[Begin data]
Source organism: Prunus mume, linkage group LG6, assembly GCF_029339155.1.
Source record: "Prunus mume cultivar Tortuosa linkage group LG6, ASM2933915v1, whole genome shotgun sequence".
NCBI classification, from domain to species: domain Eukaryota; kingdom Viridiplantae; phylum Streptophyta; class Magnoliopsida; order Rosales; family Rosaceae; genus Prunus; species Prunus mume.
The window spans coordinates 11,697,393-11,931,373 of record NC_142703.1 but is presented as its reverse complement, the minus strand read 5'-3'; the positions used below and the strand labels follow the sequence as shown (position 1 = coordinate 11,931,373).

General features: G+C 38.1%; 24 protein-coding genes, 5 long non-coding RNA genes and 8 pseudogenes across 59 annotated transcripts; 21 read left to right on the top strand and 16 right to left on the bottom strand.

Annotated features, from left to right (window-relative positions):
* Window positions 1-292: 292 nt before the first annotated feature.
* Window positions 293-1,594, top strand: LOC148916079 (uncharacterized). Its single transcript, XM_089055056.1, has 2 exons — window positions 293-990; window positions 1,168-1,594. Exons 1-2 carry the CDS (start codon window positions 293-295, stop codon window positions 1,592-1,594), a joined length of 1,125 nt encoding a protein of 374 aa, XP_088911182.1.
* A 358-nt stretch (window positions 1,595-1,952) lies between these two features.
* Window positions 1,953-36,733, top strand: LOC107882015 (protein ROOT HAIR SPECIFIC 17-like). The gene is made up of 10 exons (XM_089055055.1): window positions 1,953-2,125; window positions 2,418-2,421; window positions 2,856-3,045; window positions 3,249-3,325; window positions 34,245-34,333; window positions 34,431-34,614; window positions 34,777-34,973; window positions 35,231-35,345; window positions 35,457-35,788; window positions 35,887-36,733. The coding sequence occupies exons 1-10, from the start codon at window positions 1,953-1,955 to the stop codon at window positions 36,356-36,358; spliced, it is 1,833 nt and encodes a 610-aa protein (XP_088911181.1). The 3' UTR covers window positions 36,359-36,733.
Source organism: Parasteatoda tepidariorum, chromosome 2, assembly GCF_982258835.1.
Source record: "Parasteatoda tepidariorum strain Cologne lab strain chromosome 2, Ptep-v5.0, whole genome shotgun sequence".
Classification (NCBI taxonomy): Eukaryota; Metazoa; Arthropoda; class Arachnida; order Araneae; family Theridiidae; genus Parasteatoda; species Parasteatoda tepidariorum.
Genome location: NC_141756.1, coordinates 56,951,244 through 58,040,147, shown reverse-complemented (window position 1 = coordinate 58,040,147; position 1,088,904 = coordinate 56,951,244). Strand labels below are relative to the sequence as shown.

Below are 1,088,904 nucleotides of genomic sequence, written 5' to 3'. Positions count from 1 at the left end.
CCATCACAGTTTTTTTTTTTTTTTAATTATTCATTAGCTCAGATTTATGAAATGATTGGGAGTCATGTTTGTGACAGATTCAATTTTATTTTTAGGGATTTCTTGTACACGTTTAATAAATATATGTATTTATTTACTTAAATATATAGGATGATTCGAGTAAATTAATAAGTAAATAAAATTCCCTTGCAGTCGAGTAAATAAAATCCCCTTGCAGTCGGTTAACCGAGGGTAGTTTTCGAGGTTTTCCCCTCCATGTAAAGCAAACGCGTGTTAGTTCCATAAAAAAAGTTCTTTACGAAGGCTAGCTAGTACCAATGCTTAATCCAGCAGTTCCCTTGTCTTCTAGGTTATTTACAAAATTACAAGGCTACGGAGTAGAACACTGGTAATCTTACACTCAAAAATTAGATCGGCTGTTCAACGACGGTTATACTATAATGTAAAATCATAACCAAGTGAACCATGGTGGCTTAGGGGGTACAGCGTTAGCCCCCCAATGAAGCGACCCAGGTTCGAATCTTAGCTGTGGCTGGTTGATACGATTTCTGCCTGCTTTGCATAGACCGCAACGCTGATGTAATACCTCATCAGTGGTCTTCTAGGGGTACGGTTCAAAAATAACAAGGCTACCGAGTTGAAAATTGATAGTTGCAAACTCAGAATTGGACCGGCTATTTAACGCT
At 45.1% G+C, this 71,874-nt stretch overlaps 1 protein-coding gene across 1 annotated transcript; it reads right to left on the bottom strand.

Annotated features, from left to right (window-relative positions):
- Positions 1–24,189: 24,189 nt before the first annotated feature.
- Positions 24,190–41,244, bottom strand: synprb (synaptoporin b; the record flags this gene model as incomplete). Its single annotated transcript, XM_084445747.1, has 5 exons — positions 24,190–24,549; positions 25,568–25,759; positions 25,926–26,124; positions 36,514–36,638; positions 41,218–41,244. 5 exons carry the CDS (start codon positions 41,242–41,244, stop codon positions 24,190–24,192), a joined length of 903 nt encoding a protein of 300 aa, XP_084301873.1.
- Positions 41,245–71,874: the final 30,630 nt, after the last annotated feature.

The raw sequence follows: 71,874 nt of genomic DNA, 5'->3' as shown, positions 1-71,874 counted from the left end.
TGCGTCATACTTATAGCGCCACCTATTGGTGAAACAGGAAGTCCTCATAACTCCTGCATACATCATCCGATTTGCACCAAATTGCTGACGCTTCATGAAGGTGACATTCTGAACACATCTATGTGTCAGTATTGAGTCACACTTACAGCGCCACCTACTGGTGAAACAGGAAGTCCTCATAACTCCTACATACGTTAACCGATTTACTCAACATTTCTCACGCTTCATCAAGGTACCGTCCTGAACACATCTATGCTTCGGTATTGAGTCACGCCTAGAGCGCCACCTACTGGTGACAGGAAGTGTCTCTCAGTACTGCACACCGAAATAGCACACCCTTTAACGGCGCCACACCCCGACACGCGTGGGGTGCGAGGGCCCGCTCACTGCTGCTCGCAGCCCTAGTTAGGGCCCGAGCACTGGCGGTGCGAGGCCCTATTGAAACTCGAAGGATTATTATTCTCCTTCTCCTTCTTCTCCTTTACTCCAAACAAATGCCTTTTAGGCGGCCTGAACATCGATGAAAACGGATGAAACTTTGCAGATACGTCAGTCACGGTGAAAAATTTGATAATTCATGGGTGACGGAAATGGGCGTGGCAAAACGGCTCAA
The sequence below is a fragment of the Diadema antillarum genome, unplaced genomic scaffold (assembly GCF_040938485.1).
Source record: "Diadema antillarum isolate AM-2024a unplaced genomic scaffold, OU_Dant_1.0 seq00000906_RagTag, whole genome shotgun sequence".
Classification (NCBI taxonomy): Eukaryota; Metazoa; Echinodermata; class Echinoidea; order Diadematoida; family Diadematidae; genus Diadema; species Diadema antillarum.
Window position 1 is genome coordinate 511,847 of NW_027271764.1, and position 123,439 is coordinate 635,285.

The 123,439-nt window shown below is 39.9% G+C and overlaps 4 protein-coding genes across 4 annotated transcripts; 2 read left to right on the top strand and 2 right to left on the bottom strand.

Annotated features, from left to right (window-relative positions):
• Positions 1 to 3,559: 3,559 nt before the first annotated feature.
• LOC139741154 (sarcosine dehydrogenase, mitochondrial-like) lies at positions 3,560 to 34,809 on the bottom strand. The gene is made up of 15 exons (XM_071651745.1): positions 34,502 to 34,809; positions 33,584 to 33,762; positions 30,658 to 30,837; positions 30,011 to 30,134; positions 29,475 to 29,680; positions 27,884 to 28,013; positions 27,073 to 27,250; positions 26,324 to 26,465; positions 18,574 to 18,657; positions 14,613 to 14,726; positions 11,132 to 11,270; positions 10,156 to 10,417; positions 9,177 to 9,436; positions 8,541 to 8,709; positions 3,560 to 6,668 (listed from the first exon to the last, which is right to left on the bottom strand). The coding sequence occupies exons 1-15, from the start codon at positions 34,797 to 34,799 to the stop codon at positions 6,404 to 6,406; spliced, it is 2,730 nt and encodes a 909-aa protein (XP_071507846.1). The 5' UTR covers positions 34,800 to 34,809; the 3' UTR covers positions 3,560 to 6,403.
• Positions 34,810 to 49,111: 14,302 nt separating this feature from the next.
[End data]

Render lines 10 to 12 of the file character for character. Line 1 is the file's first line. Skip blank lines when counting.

* Window positions 1,953-36,733, top strand: LOC107882015 (protein ROOT HAIR SPECIFIC 17-like). The gene is made up of 10 exons (XM_089055055.1): window positions 1,953-2,125; window positions 2,418-2,421; window positions 2,856-3,045; window positions 3,249-3,325; window positions 34,245-34,333; window positions 34,431-34,614; window positions 34,777-34,973; window positions 35,231-35,345; window positions 35,457-35,788; window positions 35,887-36,733. The coding sequence occupies exons 1-10, from the start codon at window positions 1,953-1,955 to the stop codon at window positions 36,356-36,358; spliced, it is 1,833 nt and encodes a 610-aa protein (XP_088911181.1). The 3' UTR covers window positions 36,359-36,733.
Source organism: Parasteatoda tepidariorum, chromosome 2, assembly GCF_982258835.1.
Source record: "Parasteatoda tepidariorum strain Cologne lab strain chromosome 2, Ptep-v5.0, whole genome shotgun sequence".